This is Mary Tillotson.
And this is Steve Ember with the MAKING OF A NATION, a VOA Special English program about the history of the United States. Today, we begin the series of more than two-hundred programs about American history.
Each week at this time we will tell a story from the history of the United States of America. THE MAKING OF A NATION is really a series of lessons. These lessons include ancient history, modern history, exploration, revolution, politics, civil war, industrial expansion and modern technology.
Our first program in the series tells about the first people who came to the Western Hemisphere. The story will continue to show what happened as time passed. What is news today will become history tomorrow. And that history becomes a new and important part of THE MAKING OF A NATION.
THE MAKING OF A NATION answers questions about American history. How was the United States formed? Why was it necessary for loyal citizens to rebel against one nation and form a new nation with different laws? What was missing in their older form of government that would cause them to begin a rebellion?
We explain how a group of farmers, businessmen and lawyers could write a document called the Constitution of the United States. And we explain why that document is still extremely important today. The answers to those questions and the writing of the Constitution resulted in the creation of the United States of America. The Constitution of the United States has been used by more than one government as a guide to creating a modern democracy.
In other programs, we explain why it was necessary for those who formed the United States to include laws that guarantee freedom of speech and freedom of religion. We tell why they thought it was important to guarantee every citizen the right to write, print and publish material on any subject. And we explain why they felt there was a need to include a law that guaranteed a person the right to a fair and public trial if that person was charged with a crime.
The American Revolution was fought for several reasons. One of the most important was the idea that citizens of a country should have a voice in its decisions. The men who led the revolt against Britain wanted to be able to vote. They agreed that a citizen should have a voice in the government that ruled his country. British citizens in the American colonies paid taxes but had no representative in the British Parliament. This lack of representation caused a growing anger in the American colonies.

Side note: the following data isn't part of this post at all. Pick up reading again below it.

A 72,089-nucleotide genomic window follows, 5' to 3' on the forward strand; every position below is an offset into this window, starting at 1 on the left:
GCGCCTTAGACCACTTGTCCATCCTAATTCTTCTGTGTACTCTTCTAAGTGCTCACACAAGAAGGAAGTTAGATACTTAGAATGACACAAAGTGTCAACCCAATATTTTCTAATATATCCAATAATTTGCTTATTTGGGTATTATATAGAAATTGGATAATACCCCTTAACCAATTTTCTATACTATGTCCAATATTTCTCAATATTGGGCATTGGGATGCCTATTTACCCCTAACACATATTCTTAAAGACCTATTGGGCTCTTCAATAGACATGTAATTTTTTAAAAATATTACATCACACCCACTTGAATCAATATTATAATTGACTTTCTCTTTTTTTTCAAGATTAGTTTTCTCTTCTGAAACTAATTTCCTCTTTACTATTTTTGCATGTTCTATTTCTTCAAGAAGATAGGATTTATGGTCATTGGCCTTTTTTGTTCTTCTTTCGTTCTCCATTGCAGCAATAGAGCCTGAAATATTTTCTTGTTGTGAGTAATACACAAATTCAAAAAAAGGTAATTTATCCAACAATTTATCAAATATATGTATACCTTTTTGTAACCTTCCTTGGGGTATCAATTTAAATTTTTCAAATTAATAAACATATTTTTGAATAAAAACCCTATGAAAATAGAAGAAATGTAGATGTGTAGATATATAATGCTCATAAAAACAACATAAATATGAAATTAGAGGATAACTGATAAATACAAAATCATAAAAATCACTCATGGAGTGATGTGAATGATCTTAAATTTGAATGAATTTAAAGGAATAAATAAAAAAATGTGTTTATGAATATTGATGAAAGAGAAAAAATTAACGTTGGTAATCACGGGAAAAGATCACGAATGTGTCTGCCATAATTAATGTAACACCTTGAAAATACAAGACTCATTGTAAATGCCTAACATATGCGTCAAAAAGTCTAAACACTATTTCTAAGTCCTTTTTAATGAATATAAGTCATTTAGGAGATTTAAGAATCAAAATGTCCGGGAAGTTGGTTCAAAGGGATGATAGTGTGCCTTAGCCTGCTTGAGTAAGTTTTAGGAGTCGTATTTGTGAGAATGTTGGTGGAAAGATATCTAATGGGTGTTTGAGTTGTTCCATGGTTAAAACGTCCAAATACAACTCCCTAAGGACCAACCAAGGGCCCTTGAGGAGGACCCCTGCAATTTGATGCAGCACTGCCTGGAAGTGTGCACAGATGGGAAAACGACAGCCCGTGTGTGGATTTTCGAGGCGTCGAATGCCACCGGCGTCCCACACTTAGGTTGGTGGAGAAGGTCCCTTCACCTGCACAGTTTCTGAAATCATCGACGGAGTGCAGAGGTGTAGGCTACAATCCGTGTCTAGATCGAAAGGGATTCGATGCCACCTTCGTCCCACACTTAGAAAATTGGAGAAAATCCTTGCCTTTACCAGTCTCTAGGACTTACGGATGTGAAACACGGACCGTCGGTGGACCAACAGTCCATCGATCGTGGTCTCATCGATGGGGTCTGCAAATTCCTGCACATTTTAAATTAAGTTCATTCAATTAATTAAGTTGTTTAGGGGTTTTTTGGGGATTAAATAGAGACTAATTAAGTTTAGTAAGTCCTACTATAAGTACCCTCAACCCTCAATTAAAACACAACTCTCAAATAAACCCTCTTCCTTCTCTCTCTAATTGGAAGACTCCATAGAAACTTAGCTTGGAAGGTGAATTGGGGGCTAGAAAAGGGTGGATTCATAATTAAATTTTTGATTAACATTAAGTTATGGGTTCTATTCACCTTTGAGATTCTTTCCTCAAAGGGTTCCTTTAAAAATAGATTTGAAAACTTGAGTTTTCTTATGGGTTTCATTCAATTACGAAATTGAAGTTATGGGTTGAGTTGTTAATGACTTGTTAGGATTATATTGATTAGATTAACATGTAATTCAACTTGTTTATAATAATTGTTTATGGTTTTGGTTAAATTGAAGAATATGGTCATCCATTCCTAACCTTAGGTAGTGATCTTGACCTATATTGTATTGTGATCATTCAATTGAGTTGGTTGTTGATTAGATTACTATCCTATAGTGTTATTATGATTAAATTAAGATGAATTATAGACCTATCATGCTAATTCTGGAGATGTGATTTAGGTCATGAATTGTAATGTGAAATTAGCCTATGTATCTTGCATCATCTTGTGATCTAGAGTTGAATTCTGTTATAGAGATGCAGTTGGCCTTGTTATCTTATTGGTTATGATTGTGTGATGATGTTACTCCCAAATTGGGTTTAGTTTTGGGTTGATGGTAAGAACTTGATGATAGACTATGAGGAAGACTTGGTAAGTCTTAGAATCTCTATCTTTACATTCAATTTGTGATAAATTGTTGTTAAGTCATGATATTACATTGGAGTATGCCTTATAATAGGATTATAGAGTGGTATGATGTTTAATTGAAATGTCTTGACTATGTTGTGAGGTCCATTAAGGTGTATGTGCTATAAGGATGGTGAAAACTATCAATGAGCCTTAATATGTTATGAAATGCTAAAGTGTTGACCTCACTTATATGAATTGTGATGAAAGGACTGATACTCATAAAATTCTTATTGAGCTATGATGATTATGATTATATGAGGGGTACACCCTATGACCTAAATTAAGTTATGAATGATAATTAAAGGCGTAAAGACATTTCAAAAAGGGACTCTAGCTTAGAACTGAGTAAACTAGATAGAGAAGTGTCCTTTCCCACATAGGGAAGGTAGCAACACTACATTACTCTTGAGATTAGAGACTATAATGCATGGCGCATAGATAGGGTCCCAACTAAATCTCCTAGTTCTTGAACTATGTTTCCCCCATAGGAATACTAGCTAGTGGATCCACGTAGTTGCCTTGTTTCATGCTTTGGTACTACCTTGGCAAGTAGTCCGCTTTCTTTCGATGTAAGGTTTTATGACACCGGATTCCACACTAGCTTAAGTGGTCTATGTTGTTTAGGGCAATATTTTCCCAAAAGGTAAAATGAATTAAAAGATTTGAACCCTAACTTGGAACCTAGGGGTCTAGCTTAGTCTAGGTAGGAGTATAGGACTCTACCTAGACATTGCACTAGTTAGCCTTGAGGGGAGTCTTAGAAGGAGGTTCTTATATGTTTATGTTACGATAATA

When the men who led the revolt against Britain formed a new government they made sure that all free men who owned land and paid taxes were permitted to vote. More importantly they decided that any free citizen could be a candidate for public office.
Our series of programs explains this idea. These programs describe the elections of each American president. We tell why some candidates were successful and why others failed.
We also tell about mistakes that were made when the United States was created. The greatest mistake was slavery. We tell about slavery and the pain and suffering it caused for all those involved. We tell of the great Civil War that was fought to keep the United States united and to end slavery.
We also tell how election laws were changed to permit any citizen over the age of eighteen to vote in local and national elections.
Many of our programs tell about the ideas and issues that had a great effect on the United States. But most importantly, we tell about the people who worked with these ideas and issues to make the United States a successful nation.
We tell about George Washington. He began life as a farmer. He became a military commander and the first president of the United States. He became a soldier because his country needed him. He became president because the citizens of the new country wanted him as their leader. When his time as president was over, George Washington gave up power and once again became a farmer and a private citizen.